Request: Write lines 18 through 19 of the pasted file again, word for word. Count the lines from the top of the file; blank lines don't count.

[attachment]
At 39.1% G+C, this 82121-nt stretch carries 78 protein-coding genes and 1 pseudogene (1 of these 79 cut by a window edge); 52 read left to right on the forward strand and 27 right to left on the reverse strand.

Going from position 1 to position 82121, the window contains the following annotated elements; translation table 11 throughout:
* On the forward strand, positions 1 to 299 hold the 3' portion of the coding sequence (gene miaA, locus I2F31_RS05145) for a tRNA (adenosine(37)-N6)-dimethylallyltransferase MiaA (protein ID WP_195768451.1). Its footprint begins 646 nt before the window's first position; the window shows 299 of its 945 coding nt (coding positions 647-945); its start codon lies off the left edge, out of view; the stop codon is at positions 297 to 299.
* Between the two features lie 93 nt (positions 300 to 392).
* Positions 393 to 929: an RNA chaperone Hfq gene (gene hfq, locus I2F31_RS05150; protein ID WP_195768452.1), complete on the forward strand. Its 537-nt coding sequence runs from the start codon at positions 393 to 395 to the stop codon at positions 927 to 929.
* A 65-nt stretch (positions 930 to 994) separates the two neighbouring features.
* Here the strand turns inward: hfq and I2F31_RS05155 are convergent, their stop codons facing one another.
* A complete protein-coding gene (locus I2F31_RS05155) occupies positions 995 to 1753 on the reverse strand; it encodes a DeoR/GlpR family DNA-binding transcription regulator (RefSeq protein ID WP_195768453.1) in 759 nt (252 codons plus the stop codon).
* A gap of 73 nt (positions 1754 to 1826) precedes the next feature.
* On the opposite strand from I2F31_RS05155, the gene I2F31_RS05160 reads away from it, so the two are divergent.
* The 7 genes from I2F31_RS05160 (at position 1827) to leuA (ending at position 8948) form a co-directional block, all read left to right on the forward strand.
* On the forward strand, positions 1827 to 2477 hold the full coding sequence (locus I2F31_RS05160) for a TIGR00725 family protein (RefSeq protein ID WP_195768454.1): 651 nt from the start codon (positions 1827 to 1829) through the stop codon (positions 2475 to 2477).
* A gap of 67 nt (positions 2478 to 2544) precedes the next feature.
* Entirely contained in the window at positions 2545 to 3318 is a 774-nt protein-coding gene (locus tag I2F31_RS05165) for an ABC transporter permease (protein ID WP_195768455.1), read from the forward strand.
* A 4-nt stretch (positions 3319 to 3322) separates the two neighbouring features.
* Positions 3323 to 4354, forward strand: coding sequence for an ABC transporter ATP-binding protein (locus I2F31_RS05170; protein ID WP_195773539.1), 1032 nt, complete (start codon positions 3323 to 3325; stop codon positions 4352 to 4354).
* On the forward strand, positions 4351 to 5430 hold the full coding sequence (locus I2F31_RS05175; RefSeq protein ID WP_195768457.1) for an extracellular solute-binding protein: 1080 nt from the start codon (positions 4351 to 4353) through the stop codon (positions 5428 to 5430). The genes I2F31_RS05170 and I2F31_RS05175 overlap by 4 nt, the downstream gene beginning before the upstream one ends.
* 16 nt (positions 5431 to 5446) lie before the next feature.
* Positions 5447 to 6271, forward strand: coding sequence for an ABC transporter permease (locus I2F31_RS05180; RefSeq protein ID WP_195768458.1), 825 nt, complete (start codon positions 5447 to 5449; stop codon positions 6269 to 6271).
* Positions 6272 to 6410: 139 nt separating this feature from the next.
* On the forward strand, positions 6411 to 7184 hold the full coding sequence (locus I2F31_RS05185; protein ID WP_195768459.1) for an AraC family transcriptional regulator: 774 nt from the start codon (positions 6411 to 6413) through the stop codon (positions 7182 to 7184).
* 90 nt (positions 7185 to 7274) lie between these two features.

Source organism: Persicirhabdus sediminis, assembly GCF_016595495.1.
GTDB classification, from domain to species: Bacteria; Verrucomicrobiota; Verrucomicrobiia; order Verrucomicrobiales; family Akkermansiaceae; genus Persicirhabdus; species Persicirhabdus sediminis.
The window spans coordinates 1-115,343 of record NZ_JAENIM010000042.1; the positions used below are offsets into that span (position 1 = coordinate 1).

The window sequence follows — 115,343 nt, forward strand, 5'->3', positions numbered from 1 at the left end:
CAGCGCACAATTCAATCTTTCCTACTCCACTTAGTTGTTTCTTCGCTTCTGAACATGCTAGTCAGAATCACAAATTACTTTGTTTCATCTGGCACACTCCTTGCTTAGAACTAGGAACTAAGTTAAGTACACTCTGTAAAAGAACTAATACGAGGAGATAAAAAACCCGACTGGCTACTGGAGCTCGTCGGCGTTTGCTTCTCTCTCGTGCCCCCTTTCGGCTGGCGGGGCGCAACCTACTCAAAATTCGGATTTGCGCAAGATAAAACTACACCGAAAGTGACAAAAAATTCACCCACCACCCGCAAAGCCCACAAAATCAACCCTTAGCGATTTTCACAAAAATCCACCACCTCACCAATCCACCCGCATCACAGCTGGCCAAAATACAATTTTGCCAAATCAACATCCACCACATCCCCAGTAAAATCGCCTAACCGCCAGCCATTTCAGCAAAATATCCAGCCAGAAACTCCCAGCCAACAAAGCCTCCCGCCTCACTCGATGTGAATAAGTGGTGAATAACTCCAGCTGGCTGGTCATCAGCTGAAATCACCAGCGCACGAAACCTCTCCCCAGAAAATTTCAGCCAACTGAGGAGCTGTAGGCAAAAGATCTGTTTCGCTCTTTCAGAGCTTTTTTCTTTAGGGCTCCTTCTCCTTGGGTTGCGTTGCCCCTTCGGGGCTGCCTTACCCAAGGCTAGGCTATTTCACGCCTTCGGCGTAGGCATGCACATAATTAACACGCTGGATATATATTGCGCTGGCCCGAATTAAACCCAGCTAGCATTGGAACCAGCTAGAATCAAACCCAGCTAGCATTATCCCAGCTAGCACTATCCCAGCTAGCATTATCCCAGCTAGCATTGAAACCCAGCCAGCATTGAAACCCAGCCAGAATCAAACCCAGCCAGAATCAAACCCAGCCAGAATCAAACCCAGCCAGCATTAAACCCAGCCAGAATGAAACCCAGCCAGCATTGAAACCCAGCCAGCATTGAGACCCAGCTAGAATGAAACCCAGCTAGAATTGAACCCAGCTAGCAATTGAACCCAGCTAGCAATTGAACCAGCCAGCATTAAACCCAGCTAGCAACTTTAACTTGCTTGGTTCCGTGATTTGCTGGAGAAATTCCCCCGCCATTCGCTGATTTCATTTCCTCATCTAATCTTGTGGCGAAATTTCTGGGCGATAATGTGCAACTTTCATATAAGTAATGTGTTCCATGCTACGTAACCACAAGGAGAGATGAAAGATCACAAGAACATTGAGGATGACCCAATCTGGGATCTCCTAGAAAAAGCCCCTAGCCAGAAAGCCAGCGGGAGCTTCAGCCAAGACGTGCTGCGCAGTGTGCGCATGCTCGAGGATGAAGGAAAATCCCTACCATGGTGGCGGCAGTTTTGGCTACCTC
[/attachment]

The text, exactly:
* 16 nt (positions 5431 to 5446) lie before the next feature.
* Positions 5447 to 6271, forward strand: coding sequence for an ABC transporter permease (locus I2F31_RS05180; RefSeq protein ID WP_195768458.1), 825 nt, complete (start codon positions 5447 to 5449; stop codon positions 6269 to 6271).